Should Rhinos Be Introduced in Australia?

Analysis by Dr. Karen Shaw Becker

rhino conservation

Story at-a-glance -

  • Zoologists have joined forces with wildlife conservation societies to introduce rhinos to Australia in hopes that an “insurance population” remains if those in Africa die out, but containment to protect natural fauna is a major concern
  • Both Indian and Javan rhinoceros have a single horn, while the African and Sumatran rhinoceros species have two horns, composed of keratin, similar to the protein makeup of human fingernails and hair, bird beaks and animal hooves
  • The quest for rhino horns has brought the Javan rhino to near extinction; in fact, experts believe there are only 60 of that subspecies left in the world
  • Australia may be willing to accept rhinos to help save them, but history shows that introducing species, notably rabbits and cats, into the wild has had serious and costly impact on the entire country
  • In exploring whether rhinos should be introduced to Australia, even to save them, potential danger to people and the ecosystems have been considered; however, managed containment is assured, as is public awareness

With their frontal horns, boxy heads and powerful bodies, the fascinating rhinoceros cuts one of the most iconic silhouettes on the planet. Although they can reach as much as 6,000 pounds, and can run as fast as 40 miles per hour, they have poor eyesight, which makes capturing and killing them less problematic for poachers, a problem that’s spiked in recent years.

Groups are referred to as a “crash,” and they have a fondness for mudholes, which helps lower their body temperature, as well as protect them from the sun and prevent parasites. Rhinos are known as relicts, or animals that have survived for eons in bodies some describe as prehistoric, and although there are five species of rhino, one thing they all have in common is their rapidly disappearing habitats.

Modern life is increasingly encroaching into the rain forests, grasslands, swamp bogs and savannas where they live. Those previously untouched areas are steadily being demolished and cleared to erect the fences, roads and other trappings that signify progress, but at the expense of their ability to thrive in their native surroundings.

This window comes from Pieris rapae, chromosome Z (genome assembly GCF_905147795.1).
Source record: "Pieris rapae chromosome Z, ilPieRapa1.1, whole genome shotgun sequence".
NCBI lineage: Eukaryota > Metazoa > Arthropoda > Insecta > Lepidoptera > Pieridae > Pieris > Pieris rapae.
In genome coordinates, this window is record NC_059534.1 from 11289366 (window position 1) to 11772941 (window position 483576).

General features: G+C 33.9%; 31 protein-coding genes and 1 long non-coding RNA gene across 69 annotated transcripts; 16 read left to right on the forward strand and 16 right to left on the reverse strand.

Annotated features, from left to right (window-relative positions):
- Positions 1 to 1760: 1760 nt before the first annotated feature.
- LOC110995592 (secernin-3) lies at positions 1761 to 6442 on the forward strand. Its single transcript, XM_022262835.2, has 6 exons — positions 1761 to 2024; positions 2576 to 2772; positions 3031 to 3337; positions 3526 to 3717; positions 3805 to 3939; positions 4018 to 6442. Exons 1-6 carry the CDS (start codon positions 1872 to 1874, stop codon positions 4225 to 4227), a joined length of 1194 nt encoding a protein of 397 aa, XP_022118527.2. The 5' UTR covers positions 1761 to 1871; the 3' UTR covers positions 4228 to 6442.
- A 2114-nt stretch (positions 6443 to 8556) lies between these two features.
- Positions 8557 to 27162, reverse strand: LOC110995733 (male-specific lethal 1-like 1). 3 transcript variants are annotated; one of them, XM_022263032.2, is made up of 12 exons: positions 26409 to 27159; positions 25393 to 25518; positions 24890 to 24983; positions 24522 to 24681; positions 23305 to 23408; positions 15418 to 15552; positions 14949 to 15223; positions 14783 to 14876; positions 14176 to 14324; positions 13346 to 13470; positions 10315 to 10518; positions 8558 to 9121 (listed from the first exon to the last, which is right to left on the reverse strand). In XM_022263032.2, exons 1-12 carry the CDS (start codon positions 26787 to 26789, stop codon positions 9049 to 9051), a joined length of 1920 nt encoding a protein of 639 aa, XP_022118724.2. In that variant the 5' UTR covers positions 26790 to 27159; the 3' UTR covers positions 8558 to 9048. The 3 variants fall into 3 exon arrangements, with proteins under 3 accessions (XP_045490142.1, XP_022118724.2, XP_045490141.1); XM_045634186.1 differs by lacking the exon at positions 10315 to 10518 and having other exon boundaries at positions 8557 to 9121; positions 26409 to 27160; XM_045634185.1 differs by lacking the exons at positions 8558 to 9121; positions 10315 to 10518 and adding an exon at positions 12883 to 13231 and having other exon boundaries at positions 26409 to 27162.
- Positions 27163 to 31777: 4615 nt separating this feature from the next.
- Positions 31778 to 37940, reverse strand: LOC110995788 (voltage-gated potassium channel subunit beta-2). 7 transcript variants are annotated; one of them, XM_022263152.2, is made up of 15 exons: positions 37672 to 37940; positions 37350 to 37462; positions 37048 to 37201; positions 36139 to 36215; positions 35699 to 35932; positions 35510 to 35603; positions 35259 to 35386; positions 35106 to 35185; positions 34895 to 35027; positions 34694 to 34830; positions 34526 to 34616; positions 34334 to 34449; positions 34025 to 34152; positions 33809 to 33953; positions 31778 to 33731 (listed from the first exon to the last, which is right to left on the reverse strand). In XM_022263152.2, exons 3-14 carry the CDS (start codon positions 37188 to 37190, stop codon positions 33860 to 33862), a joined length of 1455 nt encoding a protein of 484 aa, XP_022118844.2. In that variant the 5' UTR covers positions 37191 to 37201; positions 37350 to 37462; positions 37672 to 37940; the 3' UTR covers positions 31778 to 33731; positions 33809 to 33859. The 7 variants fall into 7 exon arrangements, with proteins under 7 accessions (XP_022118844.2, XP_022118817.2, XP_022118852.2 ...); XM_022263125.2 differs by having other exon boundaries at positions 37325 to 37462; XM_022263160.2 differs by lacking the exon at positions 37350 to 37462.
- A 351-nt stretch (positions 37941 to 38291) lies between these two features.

Rhinos are herbivores, which means they eat plants exclusively, and they don’t really discriminate on the type, favoring leaves, twigs and sometimes saplings. That’s an important detail in what has become a controversy in the world of conservation. While most people might guess that rhinos hail exclusively from the African continent, there are actually five species, two in Africa and three in Asia, each with varying degrees of endangerment:

Javan — From Indonesia (aka Java) as well as Vietnam, this variety has only one horn and lives in areas where there’s tall grass, such as rain forest regions.

Sumatran — Sumatra (a large island in western Indonesia) is cold, which explains why this type has the most hair, especially when young. They’re the smallest of the species, and so rare, with only 60 in existence,1 that biologists refuse to disclose their habitats for fear of tipping off poachers.

Black — Although it’s actually light gray in color, this African rhino can weigh as much as 4,000 pounds, but it’s still smaller than the white rhino, and has two horns. Once scattered throughout the eastern and southern areas of the continent, nearly half of its subspecies are now gone.

Indian — Living on the Indian continent, these rhinos have a single horn and their skin appears to be armor-plated. They live in the grassland and forest areas in the Himalayan foothills.

White — The largest land mammal next to elephants, they’re also gray, from Africa and have two horns. With two distinct subspecies, the southernmost was decimated to just 20 a century ago, but protective measures helped return them to the most numerous at around 20,000 animals.

But the northern species has vanished: The last male, surrounded by armed guards, died in a wildlife conservancy in Northern Kenya in early 2018, and the only two females left alive are in captivity.2

Rhino Protection: A Risky Business

Although long-lived rhinos have horns as long as 5 feet in length, typically they’re around 2 feet long and made of keratin, similar to that in human hair, fingernails, bird beaks and animal hooves.3 Far worse than lost habitats, an uptick in poaching is largely due to a fabricated rumor that ground rhino horn is useful as an aphrodisiac, or at least as a health tonic.